Piggybacking

By Susan Spradlin. Good behavior of the children in the classroom makes such a difference. Would you believe me if I told you that someone else has already laid most of the groundwork for the management of your classroom and the discipline of your children in your Sunday school class? This same someone has already trained your children in classroom management procedures! Who is this person? The schoolteacher.You can “piggyback” by letting her training benefit your ministry. Piggyback by taking the child’s familiarity of the school classroom into the Sunday school to provide a more effective learning environment.

Where do you start?

Talk with the Christian Education person who oversees your Sunday school and let him or her know what you’d like to do and why. Understand that, probably, the schoolteacher will not be a member of your church and will have a relationship with God different from yours, but still functions as the primary educator of the child. You will be looking to integrate some of his methods with your own Christian worldview in the Sunday school classroom.

Your next step is to spend time in prayer.

Finding out who the students’ teachers are and making your initial contact will be next on your list. Invite a parent to introduce you to the teacher. The parent might explain that she thinks it would be beneficial for her child’s Sunday school teacher to know about the classroom-learning environment. After all, that’s where most of the learning is taking place. The parent could even accompany you to the classroom. Don’t forget other people who might know the child’s teacher such as other schoolteachers who go to your church.Remember, that you and the teacher have a lot in common-the most important thing being that you both love and care about the student you are teaching!

Make an appointment to visit the classroom. Let the teacher know who you are, share your common interest in the child, and explain that you are interested in finding out classroom management and procedure techniques, and exploring what could be duplicated in your Sunday school class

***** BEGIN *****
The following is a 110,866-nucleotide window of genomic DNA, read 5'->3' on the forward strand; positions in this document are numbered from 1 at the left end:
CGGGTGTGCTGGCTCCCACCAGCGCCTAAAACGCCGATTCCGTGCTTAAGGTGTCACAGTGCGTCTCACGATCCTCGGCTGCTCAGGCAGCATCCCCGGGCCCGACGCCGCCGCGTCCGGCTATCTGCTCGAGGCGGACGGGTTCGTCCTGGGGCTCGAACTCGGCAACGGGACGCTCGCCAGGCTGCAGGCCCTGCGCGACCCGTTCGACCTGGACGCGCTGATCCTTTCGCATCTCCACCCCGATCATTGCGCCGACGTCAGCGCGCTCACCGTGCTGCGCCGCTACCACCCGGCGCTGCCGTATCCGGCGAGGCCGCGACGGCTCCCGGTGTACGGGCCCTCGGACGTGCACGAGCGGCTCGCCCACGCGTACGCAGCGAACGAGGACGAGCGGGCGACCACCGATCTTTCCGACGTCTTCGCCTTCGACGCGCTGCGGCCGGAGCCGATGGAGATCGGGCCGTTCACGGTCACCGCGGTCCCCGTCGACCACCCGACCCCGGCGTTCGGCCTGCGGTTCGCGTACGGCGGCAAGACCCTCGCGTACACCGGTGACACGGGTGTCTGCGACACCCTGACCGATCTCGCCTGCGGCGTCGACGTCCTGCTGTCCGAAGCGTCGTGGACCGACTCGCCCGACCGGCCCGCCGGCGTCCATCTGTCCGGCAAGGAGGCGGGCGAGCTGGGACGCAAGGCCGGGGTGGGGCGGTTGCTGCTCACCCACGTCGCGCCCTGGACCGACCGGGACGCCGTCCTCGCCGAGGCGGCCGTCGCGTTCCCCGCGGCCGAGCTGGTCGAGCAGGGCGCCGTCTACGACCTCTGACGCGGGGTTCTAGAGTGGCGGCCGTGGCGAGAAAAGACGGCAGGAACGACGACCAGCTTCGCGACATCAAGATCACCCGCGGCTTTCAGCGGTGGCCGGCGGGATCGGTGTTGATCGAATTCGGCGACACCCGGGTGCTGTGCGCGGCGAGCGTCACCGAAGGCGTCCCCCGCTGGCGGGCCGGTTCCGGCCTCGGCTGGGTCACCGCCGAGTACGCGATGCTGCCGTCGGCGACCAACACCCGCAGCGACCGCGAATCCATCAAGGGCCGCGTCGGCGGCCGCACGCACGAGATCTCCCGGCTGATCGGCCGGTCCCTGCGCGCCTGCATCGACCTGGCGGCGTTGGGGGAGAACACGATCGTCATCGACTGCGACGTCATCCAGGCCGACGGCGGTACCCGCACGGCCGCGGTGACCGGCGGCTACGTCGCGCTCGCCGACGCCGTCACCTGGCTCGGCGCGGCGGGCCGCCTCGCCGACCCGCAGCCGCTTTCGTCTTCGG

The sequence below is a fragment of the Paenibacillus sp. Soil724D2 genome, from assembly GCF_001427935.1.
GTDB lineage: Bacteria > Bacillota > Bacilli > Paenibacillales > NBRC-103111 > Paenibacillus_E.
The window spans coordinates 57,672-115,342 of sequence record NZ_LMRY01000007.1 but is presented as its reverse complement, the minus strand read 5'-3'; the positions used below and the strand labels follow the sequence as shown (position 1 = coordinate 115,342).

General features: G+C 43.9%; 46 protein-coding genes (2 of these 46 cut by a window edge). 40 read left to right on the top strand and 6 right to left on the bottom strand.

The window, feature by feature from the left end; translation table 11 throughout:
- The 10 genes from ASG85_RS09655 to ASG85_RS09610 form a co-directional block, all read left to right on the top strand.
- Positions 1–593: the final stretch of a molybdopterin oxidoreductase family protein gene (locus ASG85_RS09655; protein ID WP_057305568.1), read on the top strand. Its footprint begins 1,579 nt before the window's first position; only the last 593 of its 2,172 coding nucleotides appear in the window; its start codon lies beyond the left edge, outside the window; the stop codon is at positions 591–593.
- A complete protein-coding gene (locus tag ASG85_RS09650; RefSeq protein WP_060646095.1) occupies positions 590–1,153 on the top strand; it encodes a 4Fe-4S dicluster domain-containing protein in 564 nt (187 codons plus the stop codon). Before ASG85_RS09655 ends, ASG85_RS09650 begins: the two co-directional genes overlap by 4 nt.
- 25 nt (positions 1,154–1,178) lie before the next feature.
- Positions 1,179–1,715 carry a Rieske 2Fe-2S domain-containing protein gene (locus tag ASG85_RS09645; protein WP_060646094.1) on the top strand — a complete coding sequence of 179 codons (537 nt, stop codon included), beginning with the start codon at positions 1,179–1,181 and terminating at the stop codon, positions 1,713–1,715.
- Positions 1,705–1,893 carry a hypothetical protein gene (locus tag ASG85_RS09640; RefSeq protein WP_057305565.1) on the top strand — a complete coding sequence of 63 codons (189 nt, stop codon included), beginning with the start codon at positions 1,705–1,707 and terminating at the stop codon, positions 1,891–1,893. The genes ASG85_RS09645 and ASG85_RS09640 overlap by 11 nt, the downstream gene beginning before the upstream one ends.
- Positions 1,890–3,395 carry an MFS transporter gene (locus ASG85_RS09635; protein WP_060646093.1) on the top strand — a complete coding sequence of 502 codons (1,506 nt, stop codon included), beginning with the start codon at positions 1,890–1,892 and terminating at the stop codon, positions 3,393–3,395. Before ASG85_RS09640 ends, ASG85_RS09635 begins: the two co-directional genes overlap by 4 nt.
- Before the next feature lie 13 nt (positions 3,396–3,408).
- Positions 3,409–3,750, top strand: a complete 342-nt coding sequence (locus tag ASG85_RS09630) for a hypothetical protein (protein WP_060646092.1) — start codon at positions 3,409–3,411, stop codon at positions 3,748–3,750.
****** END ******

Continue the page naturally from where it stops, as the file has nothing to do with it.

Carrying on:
Helpful Tips:

  • Teachers are legally bound by right to privacy laws regarding the students so be careful to not infringe upon these laws in your questions or discussions. If your visit with the teacher takes place without the child’s parent present, let the teacher know up front that it is not your intention to discuss any student’s behavior or academic standing.
  • Teachers experience massive time constraints and demands. Let the teacher know that this won’t be a long, drawn-out visit

Suggested Questions:

  • What are your classroom rules? Notice where they are posted.
  • What consequences are given for inappropriate classroom behaviors? What kind of validation is given for reinforcement of positive behaviors?
  • What non-verbal communications are used with the students for appropriate and inappropriate behavior?
  • Ask about the attention span of the age group.
  • Ask about transition procedures, changing from one activity to the next.
  • Ask about procedures for going to the bathroom, getting drinks, etc.
  • What kinds of classroom management techniques are used?
  • What method is used in giving verbal directions?
  • How does the teacher gain and maintain the attention of the students?

After visiting with the teacher, remember to follow-up with a note expressing your gratitude for the time and help she gave to you. She would appreciate a brief description of some of the ways you plan to piggyback onto their efforts.

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